Cuba

Primary Sources

Remarks by President Castro at the Third Community of Latin American and Caribbean States Summit

Cuban President Raul Castro Ruz spoke at the Third Community of Latin American and Caribbean States (Spanish: Comunidad de Estados Latinoamericanos y Caribeños, or CELAC) Summit on January 28, 2015. He discussed how CELAC countries have supported each other through economic, security, and political agreements. President Castro also laid out the conditions he wants as Cuba and the United States reestablish diplomatic relations.

See more in Cuba; Sanctions; United States; Regional Security

Op-Ed

1959 to 2014

Author: Julia E. Sweig
Folha de Sao Paulo

Follow President Barack Obama and President Raul Castro's near simultaneous announcements to recast U.S.-Cuba relations, Julia Sweig reflects in her column on potential changes that may occur in the next five to ten years. 

See more in Cuba; Diplomacy and Statecraft

Primary Sources

Statement by President Obama on Cuba Policy Changes

President Barack Obama announced changes to the U.S. policy toward Cuba on December 17, 2014. Changes include reestablishing diplomatic relations for the first time since 1961, reviewing Cuba's designation as a State Sponsor of Terrorism according to the U.S. State Department, and increasing travel, trade, and commerce between the countries. In a speech to the Community of Latin America and Caribbean States Summit in January 2015, Cuban President Raul Castro describes conditions he wants as the two countries reestablish relations.

See more in Cuba; United States; Diplomacy and Statecraft; Sanctions

Op-Ed

Castro, Cuba, Obama-and Iran

Author: Elliott Abrams
Weekly Standard

Elliott Abrams argues in The Weekly Standard that President Obama’s actions on Cuba today constitute the triumph of ideology over American national interest. Moreover, he writes, reversing a policy of a half-century’s standing in exchange for nothing—no human rights changes in Cuba at all—cannot be reassuring to countries that depend on American policy reliability.

See more in Cuba; United States; Diplomacy and Statecraft

Interactive

Timeline: U.S.-Cuba Relations

Following Fidel Castro's ascent to power, U.S.-Cuba ties have endured a nuclear crisis, a long-lasting U.S. economic embargo, and ongoing political hostilities. Well beyond the end of the Cold War, the diplomatic relationship between Washington and Havana remains frozen.

See more in Cuba; Politics and Strategy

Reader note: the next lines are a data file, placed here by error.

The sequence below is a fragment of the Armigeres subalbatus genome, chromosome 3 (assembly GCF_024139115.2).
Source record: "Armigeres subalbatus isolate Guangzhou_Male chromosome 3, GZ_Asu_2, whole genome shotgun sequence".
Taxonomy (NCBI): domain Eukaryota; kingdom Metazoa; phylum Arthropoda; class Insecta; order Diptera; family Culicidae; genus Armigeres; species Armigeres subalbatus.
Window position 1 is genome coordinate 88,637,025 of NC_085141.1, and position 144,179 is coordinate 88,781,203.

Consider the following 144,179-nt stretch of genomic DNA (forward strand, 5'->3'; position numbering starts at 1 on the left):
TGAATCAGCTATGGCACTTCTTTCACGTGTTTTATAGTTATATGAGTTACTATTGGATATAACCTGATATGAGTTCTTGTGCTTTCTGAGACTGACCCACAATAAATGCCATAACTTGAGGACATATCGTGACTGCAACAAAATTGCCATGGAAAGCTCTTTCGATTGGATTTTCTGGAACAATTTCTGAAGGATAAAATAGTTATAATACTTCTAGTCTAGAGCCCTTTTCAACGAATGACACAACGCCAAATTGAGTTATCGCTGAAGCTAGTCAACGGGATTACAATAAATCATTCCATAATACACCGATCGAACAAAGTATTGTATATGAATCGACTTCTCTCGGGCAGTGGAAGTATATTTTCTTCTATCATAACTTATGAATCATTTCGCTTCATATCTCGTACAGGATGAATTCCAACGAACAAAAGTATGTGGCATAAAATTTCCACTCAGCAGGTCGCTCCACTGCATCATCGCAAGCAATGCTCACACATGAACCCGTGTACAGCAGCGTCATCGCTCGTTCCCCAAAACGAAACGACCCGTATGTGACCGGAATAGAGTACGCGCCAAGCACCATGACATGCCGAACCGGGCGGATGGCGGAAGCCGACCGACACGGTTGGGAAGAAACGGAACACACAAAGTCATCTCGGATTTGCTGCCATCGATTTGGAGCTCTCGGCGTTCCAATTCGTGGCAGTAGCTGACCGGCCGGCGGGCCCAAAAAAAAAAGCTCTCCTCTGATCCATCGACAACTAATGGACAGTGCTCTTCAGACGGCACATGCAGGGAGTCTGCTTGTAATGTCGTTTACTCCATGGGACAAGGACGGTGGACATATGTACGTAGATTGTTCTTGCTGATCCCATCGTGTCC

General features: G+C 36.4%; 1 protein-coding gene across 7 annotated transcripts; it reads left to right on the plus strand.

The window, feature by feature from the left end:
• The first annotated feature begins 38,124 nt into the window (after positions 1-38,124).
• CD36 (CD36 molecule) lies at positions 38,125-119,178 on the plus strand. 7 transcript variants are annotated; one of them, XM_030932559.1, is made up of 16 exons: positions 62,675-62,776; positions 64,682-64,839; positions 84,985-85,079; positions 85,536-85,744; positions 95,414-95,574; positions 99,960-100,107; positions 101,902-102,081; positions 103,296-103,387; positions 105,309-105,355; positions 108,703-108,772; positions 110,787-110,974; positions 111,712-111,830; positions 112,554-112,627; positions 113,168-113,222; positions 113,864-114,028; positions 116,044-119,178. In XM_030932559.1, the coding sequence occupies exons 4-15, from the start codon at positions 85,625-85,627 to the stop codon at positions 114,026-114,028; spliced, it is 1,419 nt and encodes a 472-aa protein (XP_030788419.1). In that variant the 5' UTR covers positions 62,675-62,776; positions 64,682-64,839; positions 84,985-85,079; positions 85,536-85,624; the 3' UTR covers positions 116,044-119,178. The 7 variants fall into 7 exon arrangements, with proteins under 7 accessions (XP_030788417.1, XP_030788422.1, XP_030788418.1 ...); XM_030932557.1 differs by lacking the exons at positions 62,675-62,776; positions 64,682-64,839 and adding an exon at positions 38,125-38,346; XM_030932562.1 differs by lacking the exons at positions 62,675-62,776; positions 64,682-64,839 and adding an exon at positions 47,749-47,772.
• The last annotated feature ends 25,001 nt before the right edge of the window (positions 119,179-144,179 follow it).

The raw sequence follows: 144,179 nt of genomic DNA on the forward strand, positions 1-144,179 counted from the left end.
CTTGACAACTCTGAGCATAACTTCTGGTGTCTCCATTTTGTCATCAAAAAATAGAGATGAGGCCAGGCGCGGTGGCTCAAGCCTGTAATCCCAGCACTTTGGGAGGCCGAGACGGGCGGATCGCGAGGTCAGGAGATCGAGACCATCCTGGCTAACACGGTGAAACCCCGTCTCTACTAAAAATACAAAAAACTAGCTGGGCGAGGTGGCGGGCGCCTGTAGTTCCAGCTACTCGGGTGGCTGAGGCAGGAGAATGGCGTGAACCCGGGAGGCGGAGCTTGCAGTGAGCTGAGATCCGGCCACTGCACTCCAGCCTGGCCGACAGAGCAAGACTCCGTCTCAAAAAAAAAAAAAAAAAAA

Video

U.S.-Cuba: American Public Opinion Today

Speakers: Glen Bolger and Julia E. Sweig
Introductory Speaker: Jason Marczak
Presider: Adriana Vargas

This roundtable presented and analyzed the results of a national, bipartisan poll conducted by the Atlantic Council's Adrienne Arsht Latin America Center, tracking public opinion and attitudes in the United States toward Cuba and U.S. policy toward the island.

See more in Cuba; United States; Global Governance

Op-Ed

Revolution in Florida?

Author: Julia E. Sweig
Folha de Sao Paulo

Following the release of new polling data, indicating a majority of Americans are for improving relations with Cuba, Julia Sweig reflects in her column on the role of pragmatism in U.S. politics and on U.S.-Cuba relations.

See more in Cuba; United States; Politics and Strategy

Op-Ed

Low-Hanging Fruit

Author: Julia E. Sweig
Folha de Sao Paulo

In the wake of the preliminary accord reached with Iran, Julia Sweig proposes that the Obama administration pursue a diplomatic resolution to another vexing element of U.S. foreign affairs: the relationship with Cuba.

See more in Cuba; Politics and Strategy

Foreign Affairs Article

Cuba After Communism

Authors: Julia E. Sweig and Michael Bustamante

Cuba has entered a new era of economic reform that defies easy comparison to post-Communist transitions elsewhere. Washington should take the initiative and establish a new diplomatic and economic modus vivendi with Havana.

See more in Cuba; Sanctions; Politics and Strategy

Op-Ed

Developments in Cuba

Author: Julia E. Sweig
Folha de Sao Paulo

Julia Sweig shares her impressions regarding ongoing and future political, economic, and social changes in Cuba.

See more in Cuba; Development